What Obama botched in Libya

REPUBLICANS HAVE a potentially strong case to make against the Obama administration’s handling of Libya, as the latest political developments there underline. On Sunday, a disputed vote in parliament led to the swearing-in of a new prime minister — the sixth since former dictator Moammar Gaddafi was overthrown in 2011 with the help of U.S. and NATO air forces. The new leader, an Islamist from the city of Misurata, replaced pro-Western prime minister Ali Zeidan, who was driven out of the country this year after his government proved unable to stop a militia from filling a tanker with stolen oil.

From the safety of Europe, Mr. Zeidan conceded what was obvious all along: Libya’s post-Gaddafi government has no army and no way of establishing its authority over the hundreds of militias that sprang up in the vacuum that followed the revolution. Libya has fragmented into fiefdoms, its oil industry is virtually paralyzed, massive traffic in illegal weapons is supplying militants around the region and extremist groups such as Ansar al-Sharia, which participated in the Sept. 11, 2012, assault on the U.S. Consulate in Benghazi, are unchecked.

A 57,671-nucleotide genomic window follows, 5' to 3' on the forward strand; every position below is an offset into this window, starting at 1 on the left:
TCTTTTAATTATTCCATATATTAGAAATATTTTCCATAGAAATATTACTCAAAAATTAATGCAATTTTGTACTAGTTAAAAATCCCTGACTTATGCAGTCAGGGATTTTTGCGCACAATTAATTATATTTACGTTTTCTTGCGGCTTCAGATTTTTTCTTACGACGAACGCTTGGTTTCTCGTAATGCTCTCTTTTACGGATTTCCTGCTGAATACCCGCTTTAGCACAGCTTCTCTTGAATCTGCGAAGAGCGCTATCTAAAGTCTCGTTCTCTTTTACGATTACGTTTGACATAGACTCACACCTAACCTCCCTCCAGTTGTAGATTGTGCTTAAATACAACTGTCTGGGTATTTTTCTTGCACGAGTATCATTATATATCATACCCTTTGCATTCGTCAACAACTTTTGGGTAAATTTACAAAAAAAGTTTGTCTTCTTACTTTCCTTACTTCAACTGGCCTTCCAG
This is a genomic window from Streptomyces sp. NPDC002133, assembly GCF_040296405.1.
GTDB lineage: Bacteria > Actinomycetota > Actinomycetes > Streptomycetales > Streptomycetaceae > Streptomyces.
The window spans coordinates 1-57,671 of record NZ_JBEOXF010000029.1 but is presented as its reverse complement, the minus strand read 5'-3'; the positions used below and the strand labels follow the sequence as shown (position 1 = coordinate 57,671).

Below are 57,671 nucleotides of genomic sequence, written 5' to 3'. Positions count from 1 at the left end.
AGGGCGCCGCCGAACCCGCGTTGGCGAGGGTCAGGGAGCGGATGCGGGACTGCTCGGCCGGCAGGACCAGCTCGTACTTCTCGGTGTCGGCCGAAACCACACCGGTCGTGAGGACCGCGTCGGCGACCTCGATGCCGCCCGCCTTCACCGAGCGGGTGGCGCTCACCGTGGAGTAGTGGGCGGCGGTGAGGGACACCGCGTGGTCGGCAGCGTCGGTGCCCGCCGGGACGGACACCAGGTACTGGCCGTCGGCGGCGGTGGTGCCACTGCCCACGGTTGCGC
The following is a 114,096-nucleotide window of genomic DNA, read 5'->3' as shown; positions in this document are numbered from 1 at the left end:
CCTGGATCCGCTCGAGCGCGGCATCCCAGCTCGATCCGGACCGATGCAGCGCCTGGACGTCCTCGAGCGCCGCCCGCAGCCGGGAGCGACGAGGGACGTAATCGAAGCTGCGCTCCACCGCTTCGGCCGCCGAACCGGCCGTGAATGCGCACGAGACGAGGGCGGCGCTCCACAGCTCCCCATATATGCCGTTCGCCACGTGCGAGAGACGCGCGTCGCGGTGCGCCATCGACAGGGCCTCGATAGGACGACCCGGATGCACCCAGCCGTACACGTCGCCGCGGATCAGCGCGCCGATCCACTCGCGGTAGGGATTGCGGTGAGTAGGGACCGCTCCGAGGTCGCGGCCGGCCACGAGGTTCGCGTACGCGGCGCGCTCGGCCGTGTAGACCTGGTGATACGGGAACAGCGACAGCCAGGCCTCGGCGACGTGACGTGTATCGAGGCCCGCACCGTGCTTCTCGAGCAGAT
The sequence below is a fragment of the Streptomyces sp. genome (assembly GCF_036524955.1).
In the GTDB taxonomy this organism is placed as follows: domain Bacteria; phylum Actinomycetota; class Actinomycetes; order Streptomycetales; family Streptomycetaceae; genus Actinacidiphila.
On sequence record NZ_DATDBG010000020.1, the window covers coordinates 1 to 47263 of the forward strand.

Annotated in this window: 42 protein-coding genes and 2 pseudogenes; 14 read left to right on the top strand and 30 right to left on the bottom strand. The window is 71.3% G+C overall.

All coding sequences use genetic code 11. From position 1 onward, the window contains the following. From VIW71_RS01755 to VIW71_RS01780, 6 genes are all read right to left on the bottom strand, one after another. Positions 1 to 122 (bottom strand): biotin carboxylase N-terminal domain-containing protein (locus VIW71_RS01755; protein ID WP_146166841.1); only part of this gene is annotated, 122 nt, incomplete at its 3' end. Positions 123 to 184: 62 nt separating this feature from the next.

The Obama administration and its NATO allies bear responsibility for this mess because, having intervened to help rebels overthrow Gaddafi, they then swiftly exited without making a serious effort to help Libyans establish security and build a new political order. Congress might usefully probe why the administration allowed a country in which it initiated military operations to slide into chaos.